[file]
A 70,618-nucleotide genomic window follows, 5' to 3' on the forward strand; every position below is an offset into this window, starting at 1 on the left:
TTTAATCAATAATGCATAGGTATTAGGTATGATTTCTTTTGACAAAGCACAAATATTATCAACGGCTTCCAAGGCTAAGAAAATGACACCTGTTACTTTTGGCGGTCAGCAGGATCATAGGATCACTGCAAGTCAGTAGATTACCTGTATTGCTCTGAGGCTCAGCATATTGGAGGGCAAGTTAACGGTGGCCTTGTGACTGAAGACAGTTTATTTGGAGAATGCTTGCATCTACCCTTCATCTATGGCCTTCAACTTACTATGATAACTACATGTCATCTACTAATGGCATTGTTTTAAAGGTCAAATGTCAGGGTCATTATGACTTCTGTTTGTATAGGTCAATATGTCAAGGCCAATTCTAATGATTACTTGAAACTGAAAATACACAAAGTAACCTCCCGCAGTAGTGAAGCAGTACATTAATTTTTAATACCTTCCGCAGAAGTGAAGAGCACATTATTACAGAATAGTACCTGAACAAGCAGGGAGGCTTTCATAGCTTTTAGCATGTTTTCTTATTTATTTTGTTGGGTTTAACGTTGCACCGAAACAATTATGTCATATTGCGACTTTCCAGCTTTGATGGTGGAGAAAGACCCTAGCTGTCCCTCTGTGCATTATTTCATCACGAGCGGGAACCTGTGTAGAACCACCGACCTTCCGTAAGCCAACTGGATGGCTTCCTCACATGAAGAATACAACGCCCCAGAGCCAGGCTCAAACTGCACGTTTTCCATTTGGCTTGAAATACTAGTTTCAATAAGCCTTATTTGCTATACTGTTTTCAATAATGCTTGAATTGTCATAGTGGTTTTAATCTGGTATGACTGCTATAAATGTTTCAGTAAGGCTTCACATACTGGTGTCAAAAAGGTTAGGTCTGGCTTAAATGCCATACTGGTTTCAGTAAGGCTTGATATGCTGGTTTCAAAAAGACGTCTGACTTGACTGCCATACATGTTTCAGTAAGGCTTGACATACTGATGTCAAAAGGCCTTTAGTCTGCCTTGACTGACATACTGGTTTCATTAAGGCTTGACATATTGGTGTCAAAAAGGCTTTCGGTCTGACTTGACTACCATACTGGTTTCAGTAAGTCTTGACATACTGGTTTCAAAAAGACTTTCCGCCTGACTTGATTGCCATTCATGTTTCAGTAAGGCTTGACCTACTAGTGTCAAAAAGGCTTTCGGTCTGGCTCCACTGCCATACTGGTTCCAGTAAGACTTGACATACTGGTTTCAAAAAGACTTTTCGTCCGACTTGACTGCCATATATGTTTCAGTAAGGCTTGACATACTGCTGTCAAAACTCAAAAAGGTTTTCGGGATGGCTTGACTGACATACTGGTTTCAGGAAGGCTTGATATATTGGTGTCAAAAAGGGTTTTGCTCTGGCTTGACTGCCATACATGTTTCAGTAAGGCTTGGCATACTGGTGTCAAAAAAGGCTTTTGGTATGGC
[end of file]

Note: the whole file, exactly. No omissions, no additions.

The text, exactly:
A 70,618-nucleotide genomic window follows, 5' to 3' on the forward strand; every position below is an offset into this window, starting at 1 on the left:
TTTAATCAATAATGCATAGGTATTAGGTATGATTTCTTTTGACAAAGCACAAATATTATCAACGGCTTCCAAGGCTAAGAAAATGACACCTGTTACTTTTGGCGGTCAGCAGGATCATAGGATCACTGCAAGTCAGTAGATTACCTGTATTGCTCTGAGGCTCAGCATATTGGAGGGCAAGTTAACGGTGGCCTTGTGACTGAAGACAGTTTATTTGGAGAATGCTTGCATCTACCCTTCATCTATGGCCTTCAACTTACTATGATAACTACATGTCATCTACTAATGGCATTGTTTTAAAGGTCAAATGTCAGGGTCATTATGACTTCTGTTTGTATAGGTCAATATGTCAAGGCCAATTCTAATGATTACTTGAAACTGAAAATACACAAAGTAACCTCCCGCAGTAGTGAAGCAGTACATTAATTTTTAATACCTTCCGCAGAAGTGAAGAGCACATTATTACAGAATAGTACCTGAACAAGCAGGGAGGCTTTCATAGCTTTTAGCATGTTTTCTTATTTATTTTGTTGGGTTTAACGTTGCACCGAAACAATTATGTCATATTGCGACTTTCCAGCTTTGATGGTGGAGAAAGACCCTAGCTGTCCCTCTGTGCATTATTTCATCACGAGCGGGAACCTGTGTAGAACCACCGACCTTCCGTAAGCCAACTGGATGGCTTCCTCACATGAAGAATACAACGCCCCAGAGCCAGGCTCAAACTGCACGTTTTCCATTTGGCTTGAAATACTAGTTTCAATAAGCCTTATTTGCTATACTGTTTTCAATAATGCTTGAATTGTCATAGTGGTTTTAATCTGGTATGACTGCTATAAATGTTTCAGTAAGGCTTCACATACTGGTGTCAAAAAGGTTAGGTCTGGCTTAAATGCCATACTGGTTTCAGTAAGGCTTGATATGCTGGTTTCAAAAAGACGTCTGACTTGACTGCCATACATGTTTCAGTAAGGCTTGACATACTGATGTCAAAAGGCCTTTAGTCTGCCTTGACTGACATACTGGTTTCATTAAGGCTTGACATATTGGTGTCAAAAAGGCTTTCGGTCTGACTTGACTACCATACTGGTTTCAGTAAGTCTTGACATACTGGTTTCAAAAAGACTTTCCGCCTGACTTGATTGCCATTCATGTTTCAGTAAGGCTTGACCTACTAGTGTCAAAAAGGCTTTCGGTCTGGCTCCACTGCCATACTGGTTCCAGTAAGACTTGACATACTGGTTTCAAAAAGACTTTTCGTCCGACTTGACTGCCATATATGTTTCAGTAAGGCTTGACATACTGCTGTCAAAACTCAAAAAGGTTTTCGGGATGGCTTGACTGACATACTGGTTTCAGGAAGGCTTGATATATTGGTGTCAAAAAGGGTTTTGCTCTGGCTTGACTGCCATACATGTTTCAGTAAGGCTTGGCATACTGGTGTCAAAAAAGGCTTTTGGTATGGC